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Should ‘wetlands’ cover all aquatic ecosystems and do macrophytes make a difference to their ecosystem services?

Abstract

The Ramsar Convention has gradually expanded the scope of the term ‘wetland’ to bring under its umbrella all kinds of inland freshwater (and saline) ecosystems as well as many marine ecosystems. It is not possible to develop a common framework for the study, management or policy of such a large and divergent assemblage of habitats with water being a single shared feature. In this paper, I argue that wetlands are distinct from deep open water systems such as rivers, lakes and reservoirs. The restriction of macrophytes (except the free floating plants like salvinia and water hyacinth) to shallow water habitats helps distinguish between wetlands and deep water systems. Following an ecosystem service approach, I discuss that wetlands are generally characterized by the occurrence of macrophytes, which critically contribute to their provisioning, regulating, supporting and cultural ecosystem services that differ significantly from those of the microphyte (phytoplankton)-dominated deep water habitats. I argue that wetlands do lie adjacent to deep and open water systems (including large rivers), which interact with them regularly and influence their biodiversity, hydrology, water quality and functioning, depending upon their relative areal extent and characteristics of the macrophyte community, but that only the littoral zones between the mean highest and lowest water levels (and stream banks and the floodplains beyond them in the case of rivers) should be treated as wetlands. Shallow lakes devoid of macrophytes because of eutrophication are degraded wetlands that need to be restored.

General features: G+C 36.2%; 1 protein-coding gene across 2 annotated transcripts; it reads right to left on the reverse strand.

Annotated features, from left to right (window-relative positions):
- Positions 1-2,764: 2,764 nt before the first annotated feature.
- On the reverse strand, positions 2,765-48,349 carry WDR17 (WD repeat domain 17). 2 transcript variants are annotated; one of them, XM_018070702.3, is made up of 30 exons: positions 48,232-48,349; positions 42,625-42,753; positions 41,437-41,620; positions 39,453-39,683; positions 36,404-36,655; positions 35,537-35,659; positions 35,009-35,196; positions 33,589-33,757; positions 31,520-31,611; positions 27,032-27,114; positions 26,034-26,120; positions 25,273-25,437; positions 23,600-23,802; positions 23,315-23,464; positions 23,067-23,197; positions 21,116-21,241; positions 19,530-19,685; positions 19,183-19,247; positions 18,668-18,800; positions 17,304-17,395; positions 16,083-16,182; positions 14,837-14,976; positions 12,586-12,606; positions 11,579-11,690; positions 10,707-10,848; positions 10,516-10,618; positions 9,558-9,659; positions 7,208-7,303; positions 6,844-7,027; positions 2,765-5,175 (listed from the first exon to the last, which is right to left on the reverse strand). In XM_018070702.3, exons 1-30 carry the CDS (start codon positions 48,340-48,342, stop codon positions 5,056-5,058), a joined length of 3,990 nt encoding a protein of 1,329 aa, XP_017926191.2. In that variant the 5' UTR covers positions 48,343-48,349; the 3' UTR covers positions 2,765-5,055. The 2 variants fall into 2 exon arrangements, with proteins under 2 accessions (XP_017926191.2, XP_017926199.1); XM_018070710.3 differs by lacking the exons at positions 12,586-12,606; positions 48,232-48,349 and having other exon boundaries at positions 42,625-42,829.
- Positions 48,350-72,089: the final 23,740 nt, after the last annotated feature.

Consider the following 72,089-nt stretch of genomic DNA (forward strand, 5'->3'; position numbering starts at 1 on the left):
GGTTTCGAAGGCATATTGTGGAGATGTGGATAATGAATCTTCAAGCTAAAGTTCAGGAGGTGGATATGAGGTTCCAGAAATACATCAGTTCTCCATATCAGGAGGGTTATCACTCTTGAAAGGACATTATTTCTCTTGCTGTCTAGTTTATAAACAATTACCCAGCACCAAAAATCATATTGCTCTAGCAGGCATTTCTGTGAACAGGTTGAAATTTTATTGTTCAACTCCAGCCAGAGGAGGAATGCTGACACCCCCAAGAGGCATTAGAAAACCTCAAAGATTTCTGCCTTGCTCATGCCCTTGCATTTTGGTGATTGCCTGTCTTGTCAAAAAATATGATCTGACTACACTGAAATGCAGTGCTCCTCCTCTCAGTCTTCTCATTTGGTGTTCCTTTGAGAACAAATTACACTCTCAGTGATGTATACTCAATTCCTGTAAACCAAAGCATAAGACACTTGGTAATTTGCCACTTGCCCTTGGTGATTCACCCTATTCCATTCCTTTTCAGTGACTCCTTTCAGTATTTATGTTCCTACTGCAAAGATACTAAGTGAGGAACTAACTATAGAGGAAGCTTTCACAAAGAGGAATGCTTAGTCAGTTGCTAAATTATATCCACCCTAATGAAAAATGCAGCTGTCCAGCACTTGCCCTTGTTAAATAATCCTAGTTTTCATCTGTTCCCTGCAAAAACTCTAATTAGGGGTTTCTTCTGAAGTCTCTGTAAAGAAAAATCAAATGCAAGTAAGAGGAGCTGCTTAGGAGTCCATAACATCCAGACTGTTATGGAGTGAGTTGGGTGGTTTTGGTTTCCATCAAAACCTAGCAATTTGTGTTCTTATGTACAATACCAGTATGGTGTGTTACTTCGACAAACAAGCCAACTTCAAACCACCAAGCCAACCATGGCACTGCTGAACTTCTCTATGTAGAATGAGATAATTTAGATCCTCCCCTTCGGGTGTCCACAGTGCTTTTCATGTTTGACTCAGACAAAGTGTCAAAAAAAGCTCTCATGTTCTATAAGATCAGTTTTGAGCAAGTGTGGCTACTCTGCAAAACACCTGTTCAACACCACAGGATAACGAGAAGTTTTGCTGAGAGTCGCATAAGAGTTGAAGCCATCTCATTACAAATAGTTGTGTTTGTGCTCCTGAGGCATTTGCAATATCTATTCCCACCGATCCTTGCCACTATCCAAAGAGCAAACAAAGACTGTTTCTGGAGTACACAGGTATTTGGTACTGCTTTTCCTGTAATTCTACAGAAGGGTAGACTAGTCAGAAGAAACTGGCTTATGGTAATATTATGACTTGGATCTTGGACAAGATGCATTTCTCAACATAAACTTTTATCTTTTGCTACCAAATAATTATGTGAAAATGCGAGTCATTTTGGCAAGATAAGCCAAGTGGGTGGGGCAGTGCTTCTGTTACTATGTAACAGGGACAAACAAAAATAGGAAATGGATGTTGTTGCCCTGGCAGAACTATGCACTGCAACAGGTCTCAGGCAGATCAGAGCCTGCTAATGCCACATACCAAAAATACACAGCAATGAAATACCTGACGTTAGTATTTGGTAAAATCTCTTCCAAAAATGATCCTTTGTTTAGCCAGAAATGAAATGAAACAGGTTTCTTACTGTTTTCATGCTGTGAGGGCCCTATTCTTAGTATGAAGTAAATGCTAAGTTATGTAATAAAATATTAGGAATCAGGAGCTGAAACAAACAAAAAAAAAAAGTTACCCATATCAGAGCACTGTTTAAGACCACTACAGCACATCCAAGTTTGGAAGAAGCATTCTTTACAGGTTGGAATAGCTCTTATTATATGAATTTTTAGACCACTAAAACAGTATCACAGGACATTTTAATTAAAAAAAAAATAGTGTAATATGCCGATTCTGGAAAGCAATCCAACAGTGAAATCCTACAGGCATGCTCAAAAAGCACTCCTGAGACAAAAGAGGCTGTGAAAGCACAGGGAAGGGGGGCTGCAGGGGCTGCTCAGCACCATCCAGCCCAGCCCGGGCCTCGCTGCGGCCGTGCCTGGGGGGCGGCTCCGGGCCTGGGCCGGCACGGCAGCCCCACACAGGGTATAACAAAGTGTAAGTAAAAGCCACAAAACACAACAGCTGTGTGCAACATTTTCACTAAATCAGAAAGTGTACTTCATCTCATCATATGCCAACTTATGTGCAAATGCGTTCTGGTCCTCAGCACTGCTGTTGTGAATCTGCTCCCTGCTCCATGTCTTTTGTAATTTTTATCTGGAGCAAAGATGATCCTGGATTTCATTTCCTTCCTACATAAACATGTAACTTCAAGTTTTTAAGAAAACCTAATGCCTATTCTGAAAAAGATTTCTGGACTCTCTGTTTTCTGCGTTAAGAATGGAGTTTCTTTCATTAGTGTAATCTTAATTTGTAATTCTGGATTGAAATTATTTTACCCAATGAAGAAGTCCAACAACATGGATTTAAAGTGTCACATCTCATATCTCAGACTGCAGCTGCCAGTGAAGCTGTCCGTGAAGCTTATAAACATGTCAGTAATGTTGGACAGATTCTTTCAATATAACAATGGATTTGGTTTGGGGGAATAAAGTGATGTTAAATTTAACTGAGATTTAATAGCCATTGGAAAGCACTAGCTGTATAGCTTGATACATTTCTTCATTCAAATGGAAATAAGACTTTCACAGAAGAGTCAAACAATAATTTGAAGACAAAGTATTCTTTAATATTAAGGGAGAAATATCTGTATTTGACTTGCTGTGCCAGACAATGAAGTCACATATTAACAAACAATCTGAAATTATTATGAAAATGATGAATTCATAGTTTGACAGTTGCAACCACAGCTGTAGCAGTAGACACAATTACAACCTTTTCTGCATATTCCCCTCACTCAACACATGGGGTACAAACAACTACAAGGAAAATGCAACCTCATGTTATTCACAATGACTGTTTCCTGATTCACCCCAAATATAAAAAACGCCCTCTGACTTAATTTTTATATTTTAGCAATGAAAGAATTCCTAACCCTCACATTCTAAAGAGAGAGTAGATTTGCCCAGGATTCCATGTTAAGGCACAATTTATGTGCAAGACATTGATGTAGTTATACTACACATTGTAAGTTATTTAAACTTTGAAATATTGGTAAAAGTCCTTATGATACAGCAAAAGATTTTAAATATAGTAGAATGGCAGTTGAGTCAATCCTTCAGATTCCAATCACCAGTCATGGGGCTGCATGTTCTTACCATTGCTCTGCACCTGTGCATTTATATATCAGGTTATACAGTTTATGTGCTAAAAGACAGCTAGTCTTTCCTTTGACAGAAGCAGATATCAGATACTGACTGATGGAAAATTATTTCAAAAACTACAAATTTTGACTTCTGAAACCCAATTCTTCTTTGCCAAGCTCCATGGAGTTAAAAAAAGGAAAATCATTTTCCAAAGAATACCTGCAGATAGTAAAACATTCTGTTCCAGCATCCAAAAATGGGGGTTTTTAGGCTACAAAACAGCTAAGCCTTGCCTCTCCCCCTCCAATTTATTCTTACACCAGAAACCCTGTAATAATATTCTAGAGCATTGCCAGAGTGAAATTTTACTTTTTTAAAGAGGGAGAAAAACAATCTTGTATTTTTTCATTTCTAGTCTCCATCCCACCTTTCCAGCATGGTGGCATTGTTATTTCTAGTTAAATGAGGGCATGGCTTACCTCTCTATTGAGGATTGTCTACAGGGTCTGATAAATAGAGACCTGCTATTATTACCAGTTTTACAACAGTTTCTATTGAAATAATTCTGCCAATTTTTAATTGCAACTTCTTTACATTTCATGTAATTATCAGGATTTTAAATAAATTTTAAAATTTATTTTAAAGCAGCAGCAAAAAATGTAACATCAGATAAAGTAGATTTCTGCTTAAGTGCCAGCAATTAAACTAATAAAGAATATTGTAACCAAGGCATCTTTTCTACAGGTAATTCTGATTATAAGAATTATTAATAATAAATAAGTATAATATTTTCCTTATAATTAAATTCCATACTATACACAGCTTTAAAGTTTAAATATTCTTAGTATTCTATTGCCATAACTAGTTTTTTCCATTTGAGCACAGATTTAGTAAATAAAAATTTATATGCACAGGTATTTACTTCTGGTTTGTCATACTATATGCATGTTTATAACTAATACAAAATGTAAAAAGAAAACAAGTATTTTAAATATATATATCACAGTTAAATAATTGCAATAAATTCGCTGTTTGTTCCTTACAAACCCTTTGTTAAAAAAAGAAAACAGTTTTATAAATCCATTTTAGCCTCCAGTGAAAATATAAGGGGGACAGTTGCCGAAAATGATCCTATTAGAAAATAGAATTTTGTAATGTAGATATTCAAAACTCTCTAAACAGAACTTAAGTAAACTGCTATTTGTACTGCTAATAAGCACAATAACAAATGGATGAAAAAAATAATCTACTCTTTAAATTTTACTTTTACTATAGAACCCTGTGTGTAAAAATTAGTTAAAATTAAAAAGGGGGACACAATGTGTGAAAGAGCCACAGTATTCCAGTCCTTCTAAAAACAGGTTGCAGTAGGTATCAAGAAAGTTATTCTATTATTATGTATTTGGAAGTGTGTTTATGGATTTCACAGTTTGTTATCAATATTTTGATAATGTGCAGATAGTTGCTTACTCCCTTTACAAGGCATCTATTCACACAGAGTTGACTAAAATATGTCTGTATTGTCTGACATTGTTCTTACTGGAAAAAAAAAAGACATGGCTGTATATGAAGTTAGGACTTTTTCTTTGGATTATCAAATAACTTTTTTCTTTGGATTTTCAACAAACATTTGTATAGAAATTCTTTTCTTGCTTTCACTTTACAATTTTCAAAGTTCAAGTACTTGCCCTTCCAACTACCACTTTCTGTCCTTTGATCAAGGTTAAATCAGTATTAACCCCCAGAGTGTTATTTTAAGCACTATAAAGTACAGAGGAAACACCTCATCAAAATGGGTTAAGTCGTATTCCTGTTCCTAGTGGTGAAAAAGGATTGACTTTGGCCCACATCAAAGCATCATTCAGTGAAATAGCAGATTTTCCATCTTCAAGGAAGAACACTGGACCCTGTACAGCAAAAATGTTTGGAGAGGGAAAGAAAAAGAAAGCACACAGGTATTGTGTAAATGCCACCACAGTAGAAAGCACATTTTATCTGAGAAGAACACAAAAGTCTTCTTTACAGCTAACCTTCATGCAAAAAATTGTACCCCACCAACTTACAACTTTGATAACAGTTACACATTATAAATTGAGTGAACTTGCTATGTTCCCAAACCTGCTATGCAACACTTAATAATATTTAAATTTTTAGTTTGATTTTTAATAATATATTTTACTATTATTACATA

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Acknowledgements

At the outset I dedicate this article to the memory of Dr Dagmar Dykyjová, whom I had known personally since 1970. I had the privilege of her personal hospitality and motherly care during my short stay in Třeboň in 1970 during my first visit outside India. I also enjoyed and benefitted academically from my interactions with Madam Dykyjová and her group for decades thereafter. I acknowledge with grateful thanks Dr Jan Květ for his valuable suggestions that helped improve greatly an earlier draft. I am grateful also to two anonymous reviewers whose comments and suggestions were very valuable and made me think over the questions again in a wider context and elaborate my views further. I shall welcome further discussion by the wetland community.

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Gopal, B. Should ‘wetlands’ cover all aquatic ecosystems and do macrophytes make a difference to their ecosystem services?. Folia Geobot 51, 209–226 (2016). https://doi.org/10.1007/s12224-016-9248-x

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Keywords

  • wetlands
  • lakes
  • reservoirs
  • rivers
  • marine systems
  • ecosystem services